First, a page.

Tom Ford’s Nocturnal Animals makes a lot of noise for a movie that doesn’t have much to say. With his 2009 debut A Single Man, Ford showed he could find the beating heart beneath a character’s preternaturally composed façade. In trying to expand his canvas, he loses control of his instrument. Nocturnal Animals is a film that wants to be about art, masculinity, compromise, and the frivolity of modern life, but Ford can’t quite keep all the balls in the air. There are points where the film is satirical, then sad, then outrageous, but it just never quite fits of a piece. It is, however, never dull, and it’s never not gorgeous. It’s a movie that fancies itself as being sharp and clever, but ends up oddly mushy and shapeless.
Amy Adams, who is currently everywhere you look right now, plays Susan, a rich Los Angeles socialite married to a soulless, cheating stockbroker (Armie Hammer). Susan spends her days at home, looking longingly out her perfect window in the Hollywood Hills, silently lamenting the choices that led her into this sullen existence. One day, a package arrives. It’s a manuscript dedicated to her, a novel written by her ex-husband Edward (Jake Gyllenhaal). She sits down to read and suddenly we’re in the book, as a Texan father of two (also played by Gyllenhaal) commits himself to revenge after he witnesses his wife and daughter get attacked and raped by a trio of West Texas marauders (led by Aaron Taylor-Johnson). The movie then spins out into several stories at once: The novel, Susan’s sleepwalk through life, and a flashback to the dissolution of Susan’s and Edward’s marriage.
The three stories are intertwined and meant to comment on each other, but honestly I’m not sure what Ford is trying to say. The protagonist of Edward’s novel is clearly meant as a response to Susan’s marital complaints—that he was too weak and unrealistic about the real world. (Susan’s own trouble turns out to be that she was more materialistic than her novelist husband, as her Dallas WASP mother, played in one scene by a gloriously hammy Laura Linney, had warned her.) As we dive further into novel-turned-film-within-a-film, it becomes clear the protagonist is essentially Edward, and the message he’s trying to send to Susan after nineteen years of silence is one of revenge and anger. But Ford’s stance on the material is strangely opaque: He treats the novel as pulpy melodrama with moments of piercing clarity, while leaving the real-world drama oddly vague. (There is also a brief moment when the movie briefly turns into a satire about art, which may be the only time Ford feels personally connected to the material.)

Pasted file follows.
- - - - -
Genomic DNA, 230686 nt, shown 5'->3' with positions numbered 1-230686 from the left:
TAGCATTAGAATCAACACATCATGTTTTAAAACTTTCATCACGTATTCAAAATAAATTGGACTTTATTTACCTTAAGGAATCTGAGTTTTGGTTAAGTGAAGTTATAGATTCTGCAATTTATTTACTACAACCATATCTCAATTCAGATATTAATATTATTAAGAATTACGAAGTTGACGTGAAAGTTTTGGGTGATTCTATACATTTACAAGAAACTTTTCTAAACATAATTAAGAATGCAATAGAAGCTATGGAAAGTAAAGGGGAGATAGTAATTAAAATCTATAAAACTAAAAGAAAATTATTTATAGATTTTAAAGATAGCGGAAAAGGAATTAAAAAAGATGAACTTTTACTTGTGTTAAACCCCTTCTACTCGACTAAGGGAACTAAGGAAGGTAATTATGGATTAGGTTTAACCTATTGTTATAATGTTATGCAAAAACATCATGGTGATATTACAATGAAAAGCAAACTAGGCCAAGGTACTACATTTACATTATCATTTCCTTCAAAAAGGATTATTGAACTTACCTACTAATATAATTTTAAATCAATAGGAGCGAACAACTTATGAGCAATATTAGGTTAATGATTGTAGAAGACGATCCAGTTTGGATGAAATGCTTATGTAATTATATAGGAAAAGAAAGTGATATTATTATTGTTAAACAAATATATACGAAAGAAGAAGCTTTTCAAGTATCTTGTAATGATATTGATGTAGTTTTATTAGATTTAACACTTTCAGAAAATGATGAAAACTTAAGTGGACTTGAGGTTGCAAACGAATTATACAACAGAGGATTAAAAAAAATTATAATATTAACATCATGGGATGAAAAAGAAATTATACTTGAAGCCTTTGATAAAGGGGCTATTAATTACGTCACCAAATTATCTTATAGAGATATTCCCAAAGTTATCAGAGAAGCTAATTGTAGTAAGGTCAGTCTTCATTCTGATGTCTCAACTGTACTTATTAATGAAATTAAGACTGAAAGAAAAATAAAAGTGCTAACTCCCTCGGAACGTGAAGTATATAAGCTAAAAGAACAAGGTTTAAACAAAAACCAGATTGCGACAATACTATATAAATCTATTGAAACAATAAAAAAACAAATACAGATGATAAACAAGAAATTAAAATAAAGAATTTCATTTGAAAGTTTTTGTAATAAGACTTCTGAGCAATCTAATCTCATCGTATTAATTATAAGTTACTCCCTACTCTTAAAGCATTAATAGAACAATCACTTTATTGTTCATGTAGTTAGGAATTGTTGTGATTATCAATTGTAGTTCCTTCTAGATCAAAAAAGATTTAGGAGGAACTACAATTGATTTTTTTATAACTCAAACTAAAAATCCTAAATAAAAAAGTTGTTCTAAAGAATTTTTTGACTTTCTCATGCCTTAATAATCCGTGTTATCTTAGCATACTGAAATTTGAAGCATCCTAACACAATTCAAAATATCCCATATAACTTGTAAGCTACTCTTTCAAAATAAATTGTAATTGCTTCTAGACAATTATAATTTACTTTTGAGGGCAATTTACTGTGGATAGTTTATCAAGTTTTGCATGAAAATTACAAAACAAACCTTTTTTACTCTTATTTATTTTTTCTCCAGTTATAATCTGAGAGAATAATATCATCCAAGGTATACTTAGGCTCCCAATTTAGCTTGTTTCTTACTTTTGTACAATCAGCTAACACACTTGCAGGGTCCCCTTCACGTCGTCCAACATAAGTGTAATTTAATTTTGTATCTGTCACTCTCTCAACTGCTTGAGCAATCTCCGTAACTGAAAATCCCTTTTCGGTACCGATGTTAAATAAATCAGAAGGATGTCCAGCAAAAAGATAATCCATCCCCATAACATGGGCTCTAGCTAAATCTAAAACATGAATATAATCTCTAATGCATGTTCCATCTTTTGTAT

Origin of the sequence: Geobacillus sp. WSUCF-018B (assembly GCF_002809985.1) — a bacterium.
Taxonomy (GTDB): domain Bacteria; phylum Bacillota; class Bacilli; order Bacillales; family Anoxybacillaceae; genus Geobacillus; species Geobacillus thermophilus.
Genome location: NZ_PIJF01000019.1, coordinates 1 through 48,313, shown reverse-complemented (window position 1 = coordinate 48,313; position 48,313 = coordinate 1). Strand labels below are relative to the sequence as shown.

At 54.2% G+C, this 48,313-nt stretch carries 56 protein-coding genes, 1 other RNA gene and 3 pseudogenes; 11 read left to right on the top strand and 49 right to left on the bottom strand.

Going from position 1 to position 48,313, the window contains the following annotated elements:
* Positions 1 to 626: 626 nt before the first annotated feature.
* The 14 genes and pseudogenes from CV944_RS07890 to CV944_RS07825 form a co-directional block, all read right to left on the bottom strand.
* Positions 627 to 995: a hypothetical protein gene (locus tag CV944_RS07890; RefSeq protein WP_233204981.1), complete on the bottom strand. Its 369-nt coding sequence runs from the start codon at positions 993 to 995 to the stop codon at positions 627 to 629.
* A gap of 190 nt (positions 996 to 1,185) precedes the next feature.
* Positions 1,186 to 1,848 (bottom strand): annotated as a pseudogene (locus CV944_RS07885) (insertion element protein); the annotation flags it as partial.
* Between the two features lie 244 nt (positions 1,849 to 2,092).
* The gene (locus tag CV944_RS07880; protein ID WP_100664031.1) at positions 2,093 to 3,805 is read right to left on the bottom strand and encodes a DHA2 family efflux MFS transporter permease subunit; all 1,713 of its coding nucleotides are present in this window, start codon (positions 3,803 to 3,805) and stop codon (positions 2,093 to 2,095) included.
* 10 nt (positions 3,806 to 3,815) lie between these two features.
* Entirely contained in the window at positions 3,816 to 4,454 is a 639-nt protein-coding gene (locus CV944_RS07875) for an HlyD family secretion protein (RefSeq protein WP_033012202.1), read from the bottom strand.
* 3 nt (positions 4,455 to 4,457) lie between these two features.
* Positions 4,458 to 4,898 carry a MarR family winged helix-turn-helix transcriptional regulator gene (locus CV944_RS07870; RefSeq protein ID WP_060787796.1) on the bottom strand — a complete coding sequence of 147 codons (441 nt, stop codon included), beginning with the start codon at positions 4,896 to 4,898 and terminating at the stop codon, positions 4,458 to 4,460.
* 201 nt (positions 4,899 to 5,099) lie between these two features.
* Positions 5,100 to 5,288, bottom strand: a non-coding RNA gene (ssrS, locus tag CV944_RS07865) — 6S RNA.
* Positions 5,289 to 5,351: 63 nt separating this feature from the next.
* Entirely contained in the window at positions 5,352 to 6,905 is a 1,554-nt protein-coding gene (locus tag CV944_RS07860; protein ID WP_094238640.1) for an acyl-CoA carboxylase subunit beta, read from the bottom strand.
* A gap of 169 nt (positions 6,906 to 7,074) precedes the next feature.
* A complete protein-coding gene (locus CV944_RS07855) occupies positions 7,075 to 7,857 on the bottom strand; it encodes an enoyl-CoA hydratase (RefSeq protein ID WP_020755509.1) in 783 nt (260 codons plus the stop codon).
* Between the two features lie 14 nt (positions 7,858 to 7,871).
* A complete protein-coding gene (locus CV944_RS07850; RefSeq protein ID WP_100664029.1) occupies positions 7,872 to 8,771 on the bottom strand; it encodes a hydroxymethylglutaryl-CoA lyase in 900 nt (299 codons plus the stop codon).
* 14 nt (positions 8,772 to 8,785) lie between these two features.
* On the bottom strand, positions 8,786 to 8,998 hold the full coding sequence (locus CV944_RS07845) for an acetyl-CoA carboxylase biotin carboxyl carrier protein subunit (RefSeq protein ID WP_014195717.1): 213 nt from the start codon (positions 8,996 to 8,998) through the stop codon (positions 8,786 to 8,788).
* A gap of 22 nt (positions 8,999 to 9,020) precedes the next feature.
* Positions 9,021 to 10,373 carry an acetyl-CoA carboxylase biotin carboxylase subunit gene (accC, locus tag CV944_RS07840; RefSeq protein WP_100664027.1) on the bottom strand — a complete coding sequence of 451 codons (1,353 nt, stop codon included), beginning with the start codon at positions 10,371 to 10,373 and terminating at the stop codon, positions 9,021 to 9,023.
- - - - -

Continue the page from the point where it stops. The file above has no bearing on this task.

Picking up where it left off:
Adams’s performance is at turns sad and angry, calculating and empty. She spends the film reaching for what she thinks Ford is trying to get at, but never quite nailing it. For all her regret, it’s difficult to argue that Susan and Edward should have been together in the first place. Gyllenhaal is excellent at getting across Edward’s rage at his own perceived impotence, but the performance never quite feels real. The only actor that really nails it, as he always does, is Michael Shannon, as the novel’s Texas sheriff; he moves delicately along the knife edge of absurdity and intensity, while the the movie ends up falling off. The movie has so much posing, both behind and in front of the camera, that you can’t help but thank Shannon for showing up and tearing everything down.
There’s still plenty to admire here, from Ford’s famously meticulously constructed scenery to otherworldly exterior shots of West Texas. But this is a movie that is obsessed with feeling like it’s powerful rather than actually being powerful. With Nocturnal Animals, Ford has tried to merge the high emotions of pulp with the quiet reserve of modern art. I never got bored watching Ford try to cobble it all into a piece, but I never quite understood what compelled him to try to do so in the first place.
Grierson & Leitch write about the movies regularly for the New Republic and host a podcast on film. Follow them on Twitter or visit their site